Expats To Lose CGT Exemption
Expats To Lose CGT Exemption
Australian expats living overseas are set to lose the capital gains tax exemptions on their family home after new legislation made its way through Parliament.
The changes will see gains that were formerly tax free either in full or pro rata on the period of actual residence, now become fully taxable between 32.5% and 45% if the former residence is sold while the owner is still living overseas at the time of sale.
Leading taxation expert and SMATS Executive Chairman, Mr. Steve Douglas reveals that "this will further compound the tax woes of expats as the former Labour Government had already removed the 50% Capital Gains Tax discount for general assets held more than 12 months since May 2012, meaning any gains made since then are taxable in full."
"There is a grandfathering period in place until June 30, 2020. So any Expats who decide to sell their property before this date, however, will hold on to the exemption entitling them to a capital gains tax free allowance for the period the property was their residence and up to an additional 6 years of being a rental property," said Mr. Douglas.
The move is expected to negatively impact more than 100,000 Australian’s working overseas and will generate $581 million for the Government.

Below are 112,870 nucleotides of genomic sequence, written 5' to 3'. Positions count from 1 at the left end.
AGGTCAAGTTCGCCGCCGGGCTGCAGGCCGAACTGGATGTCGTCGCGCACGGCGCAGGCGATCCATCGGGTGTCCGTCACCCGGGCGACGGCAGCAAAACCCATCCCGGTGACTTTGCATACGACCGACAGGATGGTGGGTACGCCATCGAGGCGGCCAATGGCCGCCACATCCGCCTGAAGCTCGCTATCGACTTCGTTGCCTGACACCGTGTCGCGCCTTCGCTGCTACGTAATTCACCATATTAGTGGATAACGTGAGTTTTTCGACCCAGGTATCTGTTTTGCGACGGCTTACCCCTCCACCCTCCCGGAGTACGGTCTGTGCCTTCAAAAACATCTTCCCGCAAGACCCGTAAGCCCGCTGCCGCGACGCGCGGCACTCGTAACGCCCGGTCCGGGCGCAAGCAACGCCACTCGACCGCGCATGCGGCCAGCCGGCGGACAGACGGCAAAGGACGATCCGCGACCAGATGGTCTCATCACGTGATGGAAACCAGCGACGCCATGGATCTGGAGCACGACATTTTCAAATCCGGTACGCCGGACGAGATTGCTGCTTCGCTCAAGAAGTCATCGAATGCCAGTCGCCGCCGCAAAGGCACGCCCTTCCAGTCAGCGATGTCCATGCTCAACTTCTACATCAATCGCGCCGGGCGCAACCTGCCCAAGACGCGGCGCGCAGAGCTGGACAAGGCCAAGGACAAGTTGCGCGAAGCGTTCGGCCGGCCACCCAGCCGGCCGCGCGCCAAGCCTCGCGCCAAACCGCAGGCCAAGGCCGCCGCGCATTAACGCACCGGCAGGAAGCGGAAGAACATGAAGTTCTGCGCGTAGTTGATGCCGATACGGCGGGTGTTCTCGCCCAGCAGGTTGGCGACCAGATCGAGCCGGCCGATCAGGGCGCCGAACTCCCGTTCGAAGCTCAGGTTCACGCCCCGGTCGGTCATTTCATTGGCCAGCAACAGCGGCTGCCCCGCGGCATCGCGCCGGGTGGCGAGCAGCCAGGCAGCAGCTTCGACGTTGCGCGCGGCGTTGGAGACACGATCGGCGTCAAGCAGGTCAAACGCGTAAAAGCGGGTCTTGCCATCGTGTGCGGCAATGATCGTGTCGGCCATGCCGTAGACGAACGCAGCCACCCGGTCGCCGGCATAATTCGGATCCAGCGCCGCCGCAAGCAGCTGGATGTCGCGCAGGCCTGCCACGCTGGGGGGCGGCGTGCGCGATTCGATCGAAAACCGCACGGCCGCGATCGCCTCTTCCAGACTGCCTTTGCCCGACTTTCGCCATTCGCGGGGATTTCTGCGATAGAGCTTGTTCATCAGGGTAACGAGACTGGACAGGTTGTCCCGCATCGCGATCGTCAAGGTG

The changes have been made under the watch of the Morrison Government, in a bid to ease housing affordability. After the steep price rises in the last five years in cities such as Sydney and Melbourne, there were growing concerns that locals were being priced out of the housing market.
Principal of Prudentia Legal, Fei Wang suggested that the changes put in motion by the Federal Government are short-sighted and may only lead to a very short term boost to housing supply.
“The measures are draconian and may force expats to return to Australia or sell their homes before 30 June 2020,” said Fei Wang.
“This means the property market in the next 4-6 months may see a lift in supply. As a result, property prices in the next six months could be affected negatively.”
Although the legislation has been in the works for a number of years, Mr. Wang believes that the new rules will force many expats who currently qualify for the CGT exemption to quickly make a decision on how to deal with their property.
“The new changes to the law will be critical for expats who always maintain their properties as their principal residence while they are overseas. For these expats, they may need to take action prior to 1 July 2020,” said Mr. Wang.